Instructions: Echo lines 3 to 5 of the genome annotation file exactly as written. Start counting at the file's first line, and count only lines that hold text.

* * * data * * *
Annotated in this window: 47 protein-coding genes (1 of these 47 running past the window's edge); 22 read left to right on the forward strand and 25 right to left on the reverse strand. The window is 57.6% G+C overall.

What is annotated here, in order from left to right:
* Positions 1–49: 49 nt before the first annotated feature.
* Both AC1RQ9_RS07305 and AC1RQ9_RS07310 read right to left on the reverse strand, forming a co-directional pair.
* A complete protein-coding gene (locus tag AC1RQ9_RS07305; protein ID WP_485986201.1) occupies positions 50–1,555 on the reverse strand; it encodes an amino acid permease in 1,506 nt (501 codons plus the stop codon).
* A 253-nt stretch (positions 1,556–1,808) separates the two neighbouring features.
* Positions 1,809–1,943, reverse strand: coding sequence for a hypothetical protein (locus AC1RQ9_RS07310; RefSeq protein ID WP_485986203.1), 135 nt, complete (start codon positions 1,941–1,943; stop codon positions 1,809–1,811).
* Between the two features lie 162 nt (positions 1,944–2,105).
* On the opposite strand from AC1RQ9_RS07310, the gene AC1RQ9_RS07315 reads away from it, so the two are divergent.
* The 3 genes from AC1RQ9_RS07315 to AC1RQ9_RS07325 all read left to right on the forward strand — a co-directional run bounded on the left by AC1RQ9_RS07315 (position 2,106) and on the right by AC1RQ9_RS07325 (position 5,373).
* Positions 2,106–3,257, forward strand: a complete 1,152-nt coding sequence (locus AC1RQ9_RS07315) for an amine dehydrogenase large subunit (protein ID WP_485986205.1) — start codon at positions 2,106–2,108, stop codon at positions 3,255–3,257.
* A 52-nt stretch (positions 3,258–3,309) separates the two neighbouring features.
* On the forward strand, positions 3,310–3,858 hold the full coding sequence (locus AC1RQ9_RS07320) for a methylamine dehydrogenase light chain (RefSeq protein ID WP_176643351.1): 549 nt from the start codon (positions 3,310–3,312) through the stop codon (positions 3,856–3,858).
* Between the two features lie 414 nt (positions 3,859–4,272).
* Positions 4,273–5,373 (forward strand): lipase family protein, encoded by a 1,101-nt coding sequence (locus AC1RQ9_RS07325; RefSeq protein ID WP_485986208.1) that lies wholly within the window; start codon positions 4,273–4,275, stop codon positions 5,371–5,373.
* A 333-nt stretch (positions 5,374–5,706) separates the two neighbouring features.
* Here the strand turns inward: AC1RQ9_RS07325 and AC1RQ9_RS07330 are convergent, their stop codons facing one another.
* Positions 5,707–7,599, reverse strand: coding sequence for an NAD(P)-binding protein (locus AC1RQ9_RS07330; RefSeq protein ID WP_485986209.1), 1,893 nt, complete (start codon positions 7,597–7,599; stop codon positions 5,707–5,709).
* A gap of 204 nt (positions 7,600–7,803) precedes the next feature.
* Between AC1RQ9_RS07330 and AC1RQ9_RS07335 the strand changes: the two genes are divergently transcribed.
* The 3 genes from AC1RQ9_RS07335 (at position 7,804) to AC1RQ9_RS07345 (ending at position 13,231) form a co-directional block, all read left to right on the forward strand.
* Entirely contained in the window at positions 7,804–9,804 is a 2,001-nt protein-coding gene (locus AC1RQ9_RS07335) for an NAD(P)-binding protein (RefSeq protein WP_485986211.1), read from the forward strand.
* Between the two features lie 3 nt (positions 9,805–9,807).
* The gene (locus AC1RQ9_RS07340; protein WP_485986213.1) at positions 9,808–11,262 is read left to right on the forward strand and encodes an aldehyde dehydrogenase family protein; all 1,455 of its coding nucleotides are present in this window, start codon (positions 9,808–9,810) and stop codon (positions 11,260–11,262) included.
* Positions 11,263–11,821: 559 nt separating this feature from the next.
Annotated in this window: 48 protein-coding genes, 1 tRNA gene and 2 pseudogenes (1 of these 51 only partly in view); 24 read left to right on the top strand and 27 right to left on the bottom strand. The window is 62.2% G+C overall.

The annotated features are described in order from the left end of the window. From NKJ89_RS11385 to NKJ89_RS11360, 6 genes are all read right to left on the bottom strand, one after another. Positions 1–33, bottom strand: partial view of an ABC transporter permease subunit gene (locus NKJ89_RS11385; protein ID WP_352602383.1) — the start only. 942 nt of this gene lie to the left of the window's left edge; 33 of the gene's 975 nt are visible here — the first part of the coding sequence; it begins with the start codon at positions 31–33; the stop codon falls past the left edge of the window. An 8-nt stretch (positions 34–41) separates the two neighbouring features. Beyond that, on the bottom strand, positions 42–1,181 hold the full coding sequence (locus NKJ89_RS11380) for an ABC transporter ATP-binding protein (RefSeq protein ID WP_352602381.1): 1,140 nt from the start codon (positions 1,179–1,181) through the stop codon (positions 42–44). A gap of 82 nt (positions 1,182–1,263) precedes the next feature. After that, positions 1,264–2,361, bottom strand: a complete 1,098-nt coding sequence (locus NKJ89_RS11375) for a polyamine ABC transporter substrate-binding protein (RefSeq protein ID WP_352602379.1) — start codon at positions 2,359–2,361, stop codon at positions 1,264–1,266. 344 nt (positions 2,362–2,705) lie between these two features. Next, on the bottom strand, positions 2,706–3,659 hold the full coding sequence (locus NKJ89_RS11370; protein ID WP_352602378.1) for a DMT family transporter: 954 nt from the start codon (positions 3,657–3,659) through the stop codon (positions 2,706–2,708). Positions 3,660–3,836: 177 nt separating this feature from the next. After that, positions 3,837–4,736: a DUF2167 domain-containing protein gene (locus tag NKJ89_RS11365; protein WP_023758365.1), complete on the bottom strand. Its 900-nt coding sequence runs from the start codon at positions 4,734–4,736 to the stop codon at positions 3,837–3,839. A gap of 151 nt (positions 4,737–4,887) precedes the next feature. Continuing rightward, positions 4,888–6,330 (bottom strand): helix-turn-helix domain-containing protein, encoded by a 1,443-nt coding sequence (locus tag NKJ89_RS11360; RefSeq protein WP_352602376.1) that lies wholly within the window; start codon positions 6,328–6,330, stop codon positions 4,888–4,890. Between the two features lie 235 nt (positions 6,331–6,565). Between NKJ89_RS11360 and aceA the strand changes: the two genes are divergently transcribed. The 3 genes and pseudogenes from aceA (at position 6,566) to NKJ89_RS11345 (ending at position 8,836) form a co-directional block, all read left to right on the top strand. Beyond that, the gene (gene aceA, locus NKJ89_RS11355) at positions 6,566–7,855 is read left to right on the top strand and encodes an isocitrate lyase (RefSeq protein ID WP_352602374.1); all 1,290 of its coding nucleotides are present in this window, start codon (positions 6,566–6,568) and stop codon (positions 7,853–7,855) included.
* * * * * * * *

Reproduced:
* Positions 1–49: 49 nt before the first annotated feature.
* Both AC1RQ9_RS07305 and AC1RQ9_RS07310 read right to left on the reverse strand, forming a co-directional pair.
* A complete protein-coding gene (locus tag AC1RQ9_RS07305; protein ID WP_485986201.1) occupies positions 50–1,555 on the reverse strand; it encodes an amino acid permease in 1,506 nt (501 codons plus the stop codon).